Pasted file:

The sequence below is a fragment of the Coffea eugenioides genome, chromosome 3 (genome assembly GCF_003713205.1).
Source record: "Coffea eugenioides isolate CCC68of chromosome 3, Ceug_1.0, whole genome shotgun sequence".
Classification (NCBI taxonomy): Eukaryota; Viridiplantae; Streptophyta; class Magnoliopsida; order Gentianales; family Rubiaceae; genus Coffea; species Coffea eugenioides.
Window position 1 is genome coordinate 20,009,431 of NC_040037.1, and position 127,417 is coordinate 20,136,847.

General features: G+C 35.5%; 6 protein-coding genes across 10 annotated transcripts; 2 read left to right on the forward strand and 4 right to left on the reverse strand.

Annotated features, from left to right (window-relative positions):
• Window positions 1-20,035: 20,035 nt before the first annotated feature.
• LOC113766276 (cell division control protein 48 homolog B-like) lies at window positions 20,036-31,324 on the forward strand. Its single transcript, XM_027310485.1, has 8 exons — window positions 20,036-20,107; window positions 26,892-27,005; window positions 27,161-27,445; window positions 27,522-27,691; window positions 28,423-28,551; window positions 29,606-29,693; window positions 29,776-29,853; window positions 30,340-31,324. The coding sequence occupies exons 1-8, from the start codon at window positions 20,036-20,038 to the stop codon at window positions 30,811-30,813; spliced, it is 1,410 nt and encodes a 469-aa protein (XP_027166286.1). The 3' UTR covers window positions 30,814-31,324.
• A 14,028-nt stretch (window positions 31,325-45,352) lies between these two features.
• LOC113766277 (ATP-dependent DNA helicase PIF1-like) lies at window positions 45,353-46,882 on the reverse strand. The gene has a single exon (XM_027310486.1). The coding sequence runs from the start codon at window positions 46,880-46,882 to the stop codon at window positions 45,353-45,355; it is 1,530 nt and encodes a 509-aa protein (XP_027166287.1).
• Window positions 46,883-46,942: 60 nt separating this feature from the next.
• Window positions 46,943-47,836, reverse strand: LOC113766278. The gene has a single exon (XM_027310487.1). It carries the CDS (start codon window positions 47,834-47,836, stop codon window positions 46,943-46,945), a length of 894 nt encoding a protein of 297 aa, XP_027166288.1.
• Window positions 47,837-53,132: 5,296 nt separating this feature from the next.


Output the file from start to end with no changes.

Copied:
The sequence below is a fragment of the Coffea eugenioides genome, chromosome 3 (genome assembly GCF_003713205.1).
Source record: "Coffea eugenioides isolate CCC68of chromosome 3, Ceug_1.0, whole genome shotgun sequence".
Classification (NCBI taxonomy): Eukaryota; Viridiplantae; Streptophyta; class Magnoliopsida; order Gentianales; family Rubiaceae; genus Coffea; species Coffea eugenioides.
Window position 1 is genome coordinate 20,009,431 of NC_040037.1, and position 127,417 is coordinate 20,136,847.

General features: G+C 35.5%; 6 protein-coding genes across 10 annotated transcripts; 2 read left to right on the forward strand and 4 right to left on the reverse strand.

Annotated features, from left to right (window-relative positions):
• Window positions 1-20,035: 20,035 nt before the first annotated feature.
• LOC113766276 (cell division control protein 48 homolog B-like) lies at window positions 20,036-31,324 on the forward strand. Its single transcript, XM_027310485.1, has 8 exons — window positions 20,036-20,107; window positions 26,892-27,005; window positions 27,161-27,445; window positions 27,522-27,691; window positions 28,423-28,551; window positions 29,606-29,693; window positions 29,776-29,853; window positions 30,340-31,324. The coding sequence occupies exons 1-8, from the start codon at window positions 20,036-20,038 to the stop codon at window positions 30,811-30,813; spliced, it is 1,410 nt and encodes a 469-aa protein (XP_027166286.1). The 3' UTR covers window positions 30,814-31,324.
• A 14,028-nt stretch (window positions 31,325-45,352) lies between these two features.
• LOC113766277 (ATP-dependent DNA helicase PIF1-like) lies at window positions 45,353-46,882 on the reverse strand. The gene has a single exon (XM_027310486.1). The coding sequence runs from the start codon at window positions 46,880-46,882 to the stop codon at window positions 45,353-45,355; it is 1,530 nt and encodes a 509-aa protein (XP_027166287.1).
• Window positions 46,883-46,942: 60 nt separating this feature from the next.
• Window positions 46,943-47,836, reverse strand: LOC113766278. The gene has a single exon (XM_027310487.1). It carries the CDS (start codon window positions 47,834-47,836, stop codon window positions 46,943-46,945), a length of 894 nt encoding a protein of 297 aa, XP_027166288.1.
• Window positions 47,837-53,132: 5,296 nt separating this feature from the next.